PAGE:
Lance Armstrong and Oprah: Destroying What Was Left of His Reputation

Oprah Interviews Lance ArmstrongLance Armstrong admitted a lot of wrongdoing during his 90-minute interview with Oprah Winfrey tonight, but he did almost nothing to win back the sympathy of the world. In fact, he said things that are bound to offend people deeply.

She began with yes and no questions about different kinds of doping he had done as he won seven Tour de France bicycle races, and in answering them he quickly admitted to a broad range of illegal and unethical drug use. How could he have so “brazenly and defiantly” lied about what he had done, Oprah then asked. “This story was so perfect for so long,” he coolly said, “. . . behind that picture and behind that story there’s momentum. . . . It just gets going, and I lost myself in that. . . and I was used to controlling everything in my life.” It was as if to say he was a victim of circumstance, and as the interview went on he portrayed himself as someone who had had no choice but to cheat, because everyone else did, and, that done, he had no choice but to lie and cover up and furiously attack his accusers.

Oprah asked about reports that he had forced his teammates to do drugs too. Absolutely not, he responded. He insisted that what they did was entirely up to them. “The culture was what it was,” he said, and “It was a competitive time. We were all grown men. We all made our choices.”

Why did he attack and even sue people who told the truth about what he had done? “Because it’s the second time in my life when I can’t control the outcome.” In other words, he felt he had been trapped by his drug use, just as he had been trapped by cancer.

It was all very easy, he admitted. He never even had any doubt he’d win the Tour de France: “The winning was almost phoned in.” And, most amazingly, he doesn’t believe he really cheated anyway. He said cheating is when you do something to gain an unfair advantage; he “didn’t do it to gain an advantage on a foe. I saw it as a level playing field.” Every serious contender in the Tour de France used drugs; Armstrong was, in effect, just playing by the unofficial rules.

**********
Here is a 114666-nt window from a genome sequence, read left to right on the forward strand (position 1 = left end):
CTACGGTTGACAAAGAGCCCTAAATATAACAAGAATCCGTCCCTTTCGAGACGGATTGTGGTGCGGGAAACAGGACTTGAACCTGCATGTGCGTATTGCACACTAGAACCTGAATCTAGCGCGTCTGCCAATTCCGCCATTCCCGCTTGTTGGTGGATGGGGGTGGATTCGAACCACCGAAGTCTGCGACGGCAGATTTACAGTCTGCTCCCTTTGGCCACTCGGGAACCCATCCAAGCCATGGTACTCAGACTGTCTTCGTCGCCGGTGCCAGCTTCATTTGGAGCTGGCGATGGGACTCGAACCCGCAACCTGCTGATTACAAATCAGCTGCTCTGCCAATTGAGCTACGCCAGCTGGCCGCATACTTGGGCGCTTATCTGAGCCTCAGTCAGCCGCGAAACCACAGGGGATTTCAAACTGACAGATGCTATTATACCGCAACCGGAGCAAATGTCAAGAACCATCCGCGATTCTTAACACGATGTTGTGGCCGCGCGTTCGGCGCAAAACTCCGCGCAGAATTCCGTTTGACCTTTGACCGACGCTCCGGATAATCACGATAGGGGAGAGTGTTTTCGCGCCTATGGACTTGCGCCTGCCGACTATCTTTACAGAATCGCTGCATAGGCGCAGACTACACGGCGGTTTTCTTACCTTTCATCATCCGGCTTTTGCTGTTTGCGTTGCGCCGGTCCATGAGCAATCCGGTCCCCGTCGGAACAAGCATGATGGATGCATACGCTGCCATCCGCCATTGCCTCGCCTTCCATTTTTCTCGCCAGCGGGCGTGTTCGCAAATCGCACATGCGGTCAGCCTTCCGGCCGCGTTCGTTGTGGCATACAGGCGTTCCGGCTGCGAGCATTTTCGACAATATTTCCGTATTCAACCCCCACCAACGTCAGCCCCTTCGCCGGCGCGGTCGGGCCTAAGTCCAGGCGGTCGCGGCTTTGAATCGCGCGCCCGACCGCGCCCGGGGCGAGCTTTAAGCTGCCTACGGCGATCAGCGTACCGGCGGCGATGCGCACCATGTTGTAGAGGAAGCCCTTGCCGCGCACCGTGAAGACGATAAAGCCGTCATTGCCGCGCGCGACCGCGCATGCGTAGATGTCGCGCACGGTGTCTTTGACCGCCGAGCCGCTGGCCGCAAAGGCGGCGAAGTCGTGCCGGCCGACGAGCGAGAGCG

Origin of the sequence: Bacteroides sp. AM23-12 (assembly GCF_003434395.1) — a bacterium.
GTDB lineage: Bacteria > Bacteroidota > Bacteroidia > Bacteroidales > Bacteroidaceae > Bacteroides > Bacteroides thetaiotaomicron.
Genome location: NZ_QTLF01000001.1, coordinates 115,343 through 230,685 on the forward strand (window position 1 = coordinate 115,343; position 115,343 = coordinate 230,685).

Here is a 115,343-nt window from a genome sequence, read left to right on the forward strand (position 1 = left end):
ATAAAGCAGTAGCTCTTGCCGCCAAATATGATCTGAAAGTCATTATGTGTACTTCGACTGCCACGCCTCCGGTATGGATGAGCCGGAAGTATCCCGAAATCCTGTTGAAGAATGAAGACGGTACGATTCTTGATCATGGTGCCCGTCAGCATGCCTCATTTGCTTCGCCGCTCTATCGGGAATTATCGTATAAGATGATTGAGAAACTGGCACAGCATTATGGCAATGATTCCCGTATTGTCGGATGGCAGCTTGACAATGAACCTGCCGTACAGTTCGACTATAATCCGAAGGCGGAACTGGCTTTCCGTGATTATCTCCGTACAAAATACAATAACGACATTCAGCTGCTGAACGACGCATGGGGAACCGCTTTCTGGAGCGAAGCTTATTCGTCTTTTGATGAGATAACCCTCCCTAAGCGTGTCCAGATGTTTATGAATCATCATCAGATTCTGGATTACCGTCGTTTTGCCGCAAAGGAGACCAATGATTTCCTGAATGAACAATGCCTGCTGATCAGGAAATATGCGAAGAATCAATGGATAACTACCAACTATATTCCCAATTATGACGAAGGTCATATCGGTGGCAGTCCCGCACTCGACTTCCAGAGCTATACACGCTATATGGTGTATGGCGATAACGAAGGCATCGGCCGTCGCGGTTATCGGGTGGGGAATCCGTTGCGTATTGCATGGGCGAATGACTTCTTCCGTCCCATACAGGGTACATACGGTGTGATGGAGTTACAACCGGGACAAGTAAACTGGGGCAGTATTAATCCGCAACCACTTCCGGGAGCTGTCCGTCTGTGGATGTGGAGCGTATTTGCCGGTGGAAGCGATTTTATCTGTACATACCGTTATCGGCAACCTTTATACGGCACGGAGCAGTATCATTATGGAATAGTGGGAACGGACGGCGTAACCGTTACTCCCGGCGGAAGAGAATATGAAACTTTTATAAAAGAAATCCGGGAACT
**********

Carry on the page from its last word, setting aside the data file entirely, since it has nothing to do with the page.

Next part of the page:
Perhaps his ugliest moment came in discussing Betsy Andreu, whose husband, Frankie, was part of his team. She had testified that she had heard Armstrong admit to doctors in 1996 that he had used performance enhancing drugs. He had attacked her viciously, and tonight when she came up, he chuckled and said, “I did call her crazy. . . . I called her crazy, I called her a bitch, but I never called her fat.” That line left him smiling.

He said, with a spark of more somber emotion, that he wished he could go back to last year, when the United States Anti-Doping Agency finally charged him with using illicit drugs. He said he wished that instead of his customary vehement denials, he had said, “Give me three days, let me call some people, let me call my family, mother, sponsors, foundation” and tell them he was going to confess everything.

But that was not in his nature. Lance Armstrong was and is a born fighter through and through. Life was and apparently still is about playing to win. He thinks the same fierce spirit that helped him defeat cancer helped him win seven Tours de France. How, in fact, could that not be true? And he is fighting now. He admitted guilt tonight, but even when he said “I will spend the rest of my life trying to earn back trust and apologize to people,” he was combative. He followed that with a startling assertion that “I am happier today than I was then, for a whole host of reasons.”

Oprah, amazed, said, even now, as you confess so much wrongdoing, you are happier than through your years on top of the world? He answered, “I said I’m happier today, not yesterday.”

Lance Armstrong is out doing battle. That’s who he is. But his battling is unlikely to win back the love of millions that he once enjoyed. He has done too much damage to too many, and he shows too little real compunction for that.

Tomorrow, however, Oprah will ask him about his family, his children, his parents. Perhaps that may reveal a different side of him.

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